Britain could shift itsr frontline immigration controls to Irish ports and airports in a bid to avoid a “hard border” being created with the state when Britain leaves the European Union (EU), a government minister has suggested.
Britain and Ireland have enjoyed a Common Travel Area (CTA) whereby citizens of both nations are able to travel freely between the two, since the 1920s.
However, Ireland as an EU member state must abide by European freedom of movement rules, potentially opening an Irish back door into the UK unless a hard border is reinstated – a move which some believe would breach the Good Friday agreement. Yet not doing so would undermine the claim that leaving the EU would enable Britain to take back control of her borders.
To get around the problem, Northern Ireland Secretary James Brokenshire has suggested that Britain could work with Ireland to strengthen her external borders to combat illegal immigration once Britain withdraws from the EU. The two countries already collect passenger information from those passing through customs; it is envisaged that the information would be shared freely between the two.
Speaking to The Guardian, he said “We have put in place a range of measures to further combat illegal migration working closely with the Irish government.
“Our focus is to strengthen the external border of the common travel area, building on the strong collaboration with our Irish partners.”
There is a precedent for the two counties working together on immigration: currently, the citizens of 16 countries including China and India can apply for a visa which grants them access to both countries. It has been suggested that this could be extended.
Mr. Brokenshire said: “We are already working closely with the Irish government and other members of the common travel area to prevent people from seeking to evade UK immigration controls from entering via another part of the CTA.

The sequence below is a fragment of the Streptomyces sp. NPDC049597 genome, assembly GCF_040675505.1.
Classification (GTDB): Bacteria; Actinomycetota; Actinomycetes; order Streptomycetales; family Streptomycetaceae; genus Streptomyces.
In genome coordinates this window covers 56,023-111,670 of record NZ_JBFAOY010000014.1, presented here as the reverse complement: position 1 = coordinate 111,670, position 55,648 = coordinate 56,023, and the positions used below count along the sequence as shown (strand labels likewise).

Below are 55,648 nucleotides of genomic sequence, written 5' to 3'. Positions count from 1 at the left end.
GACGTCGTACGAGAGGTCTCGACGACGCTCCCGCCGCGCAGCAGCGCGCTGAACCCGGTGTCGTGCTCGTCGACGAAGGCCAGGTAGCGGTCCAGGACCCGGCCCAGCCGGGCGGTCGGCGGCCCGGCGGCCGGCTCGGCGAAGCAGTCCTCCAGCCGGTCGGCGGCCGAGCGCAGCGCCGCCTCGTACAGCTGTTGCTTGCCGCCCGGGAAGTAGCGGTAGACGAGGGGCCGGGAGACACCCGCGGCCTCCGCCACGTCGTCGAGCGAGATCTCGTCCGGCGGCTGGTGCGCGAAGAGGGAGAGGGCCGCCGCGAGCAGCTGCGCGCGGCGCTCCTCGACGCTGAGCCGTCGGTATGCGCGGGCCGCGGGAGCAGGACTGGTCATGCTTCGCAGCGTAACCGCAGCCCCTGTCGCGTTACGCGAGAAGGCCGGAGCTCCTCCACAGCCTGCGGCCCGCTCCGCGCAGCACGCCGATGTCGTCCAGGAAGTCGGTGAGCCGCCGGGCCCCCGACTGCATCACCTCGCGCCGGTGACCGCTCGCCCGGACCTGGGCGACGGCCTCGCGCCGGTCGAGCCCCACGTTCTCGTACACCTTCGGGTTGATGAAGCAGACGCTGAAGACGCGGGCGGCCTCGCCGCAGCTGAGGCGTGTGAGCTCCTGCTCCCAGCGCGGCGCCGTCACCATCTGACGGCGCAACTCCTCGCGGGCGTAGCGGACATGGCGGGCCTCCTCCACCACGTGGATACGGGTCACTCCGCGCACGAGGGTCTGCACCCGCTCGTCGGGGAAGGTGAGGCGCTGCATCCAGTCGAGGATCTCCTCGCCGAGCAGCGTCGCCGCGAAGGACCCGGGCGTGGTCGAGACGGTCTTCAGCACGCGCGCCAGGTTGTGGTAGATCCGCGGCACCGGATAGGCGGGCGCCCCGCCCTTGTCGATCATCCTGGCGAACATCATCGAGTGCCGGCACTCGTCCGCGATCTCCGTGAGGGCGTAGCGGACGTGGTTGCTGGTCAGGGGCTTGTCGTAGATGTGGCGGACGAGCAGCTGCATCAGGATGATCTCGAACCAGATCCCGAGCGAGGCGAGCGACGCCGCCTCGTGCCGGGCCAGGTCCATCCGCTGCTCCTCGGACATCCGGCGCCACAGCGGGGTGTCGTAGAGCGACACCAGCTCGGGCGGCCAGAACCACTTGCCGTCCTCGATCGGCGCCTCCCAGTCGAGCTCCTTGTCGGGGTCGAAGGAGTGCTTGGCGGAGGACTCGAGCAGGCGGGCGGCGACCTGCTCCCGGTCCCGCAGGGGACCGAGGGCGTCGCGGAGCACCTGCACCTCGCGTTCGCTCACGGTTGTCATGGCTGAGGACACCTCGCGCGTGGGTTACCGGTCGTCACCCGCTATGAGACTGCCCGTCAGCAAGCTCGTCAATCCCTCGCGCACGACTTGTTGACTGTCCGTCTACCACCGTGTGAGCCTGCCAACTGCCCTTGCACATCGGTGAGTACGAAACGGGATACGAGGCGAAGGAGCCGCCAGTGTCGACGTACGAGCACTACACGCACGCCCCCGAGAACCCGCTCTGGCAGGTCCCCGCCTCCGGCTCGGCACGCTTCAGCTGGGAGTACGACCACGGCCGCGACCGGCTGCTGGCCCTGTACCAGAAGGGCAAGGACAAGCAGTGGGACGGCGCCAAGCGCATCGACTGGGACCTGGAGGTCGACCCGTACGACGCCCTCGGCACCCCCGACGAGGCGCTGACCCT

“There is a high level of collaboration on a joint programme of work. This includes investment in border procedures; increased data sharing to inform immigration and border security decisions; passenger data systems enabling the collection and processing of advance passenger information; and harmonised visa processes.”
The scheme would leave the UK vulnerable to EU immigration as EU citizens would still have the right to travel freely into Ireland to live and work if they so wished. This raises the possibility of EU citizens using Ireland as a springboard to move to the UK.
But Dan Mulhall, the Irish ambassador to Britain, has dismissed this as an issue. He recently told the House of Lords: “For as long as Ireland is not part of Schengen [The EU’s borderless zone], everyone coming into Ireland from continental Europe and beyond has to go through passport control at our airports and ports.
“Therefore, the only people who will have the right of free movement into Ireland and the right to live, work, visit and settle in Ireland will be European Union citizens.
“It is, of course, true that an EU citizen could come to Ireland after Brexit, settle in Ireland and then decide to go across the border to Northern Ireland and then to Britain, but they would be illegal immigrants. As I understand, most Europeans are not interested in being illegal in any European country It seems to me that only a relatively small number of European Union citizens would want to come to the UK illegally.”
A spokesman for Prime Minister Theresa May commented: “The open border between Northern Ireland and the Republic has undoubtedly served both people and businesses extremely well.
“There is a very strong commitment between the UK government and the Northern Ireland executive to see that remains the case, that there is no return to the borders of the past.
“Work is ongoing to strengthen that relationship in the future.”